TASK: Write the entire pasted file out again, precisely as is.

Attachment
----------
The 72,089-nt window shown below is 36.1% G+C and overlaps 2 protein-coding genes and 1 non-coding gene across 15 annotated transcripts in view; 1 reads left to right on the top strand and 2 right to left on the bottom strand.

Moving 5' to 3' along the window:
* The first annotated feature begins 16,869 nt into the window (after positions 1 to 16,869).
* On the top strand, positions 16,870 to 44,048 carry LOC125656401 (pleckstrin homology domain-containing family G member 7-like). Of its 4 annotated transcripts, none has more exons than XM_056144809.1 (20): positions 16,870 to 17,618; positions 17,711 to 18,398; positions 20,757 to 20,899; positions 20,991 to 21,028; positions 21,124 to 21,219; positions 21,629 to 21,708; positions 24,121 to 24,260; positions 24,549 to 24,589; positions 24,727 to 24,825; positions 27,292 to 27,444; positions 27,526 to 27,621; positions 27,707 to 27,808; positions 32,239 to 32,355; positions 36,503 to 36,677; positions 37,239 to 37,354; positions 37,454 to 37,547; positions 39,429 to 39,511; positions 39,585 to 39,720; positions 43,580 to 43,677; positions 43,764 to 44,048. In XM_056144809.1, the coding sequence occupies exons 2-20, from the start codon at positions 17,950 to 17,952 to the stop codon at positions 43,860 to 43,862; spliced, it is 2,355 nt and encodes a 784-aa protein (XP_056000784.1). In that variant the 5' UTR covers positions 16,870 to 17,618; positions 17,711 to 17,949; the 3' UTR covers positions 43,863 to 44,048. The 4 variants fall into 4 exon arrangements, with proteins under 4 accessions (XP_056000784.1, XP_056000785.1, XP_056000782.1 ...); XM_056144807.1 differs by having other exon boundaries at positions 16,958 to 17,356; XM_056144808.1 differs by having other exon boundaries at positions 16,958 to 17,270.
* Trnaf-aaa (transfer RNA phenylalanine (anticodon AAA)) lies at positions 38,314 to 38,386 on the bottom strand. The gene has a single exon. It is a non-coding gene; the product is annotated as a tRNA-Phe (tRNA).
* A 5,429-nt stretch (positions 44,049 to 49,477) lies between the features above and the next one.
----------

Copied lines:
The 72,089-nt window shown below is 36.1% G+C and overlaps 2 protein-coding genes and 1 non-coding gene across 15 annotated transcripts in view; 1 reads left to right on the top strand and 2 right to left on the bottom strand.

Moving 5' to 3' along the window:
* The first annotated feature begins 16,869 nt into the window (after positions 1 to 16,869).
* On the top strand, positions 16,870 to 44,048 carry LOC125656401 (pleckstrin homology domain-containing family G member 7-like). Of its 4 annotated transcripts, none has more exons than XM_056144809.1 (20): positions 16,870 to 17,618; positions 17,711 to 18,398; positions 20,757 to 20,899; positions 20,991 to 21,028; positions 21,124 to 21,219; positions 21,629 to 21,708; positions 24,121 to 24,260; positions 24,549 to 24,589; positions 24,727 to 24,825; positions 27,292 to 27,444; positions 27,526 to 27,621; positions 27,707 to 27,808; positions 32,239 to 32,355; positions 36,503 to 36,677; positions 37,239 to 37,354; positions 37,454 to 37,547; positions 39,429 to 39,511; positions 39,585 to 39,720; positions 43,580 to 43,677; positions 43,764 to 44,048. In XM_056144809.1, the coding sequence occupies exons 2-20, from the start codon at positions 17,950 to 17,952 to the stop codon at positions 43,860 to 43,862; spliced, it is 2,355 nt and encodes a 784-aa protein (XP_056000784.1). In that variant the 5' UTR covers positions 16,870 to 17,618; positions 17,711 to 17,949; the 3' UTR covers positions 43,863 to 44,048. The 4 variants fall into 4 exon arrangements, with proteins under 4 accessions (XP_056000784.1, XP_056000785.1, XP_056000782.1 ...); XM_056144807.1 differs by having other exon boundaries at positions 16,958 to 17,356; XM_056144808.1 differs by having other exon boundaries at positions 16,958 to 17,270.
* Trnaf-aaa (transfer RNA phenylalanine (anticodon AAA)) lies at positions 38,314 to 38,386 on the bottom strand. The gene has a single exon. It is a non-coding gene; the product is annotated as a tRNA-Phe (tRNA).
* A 5,429-nt stretch (positions 44,049 to 49,477) lies between the features above and the next one.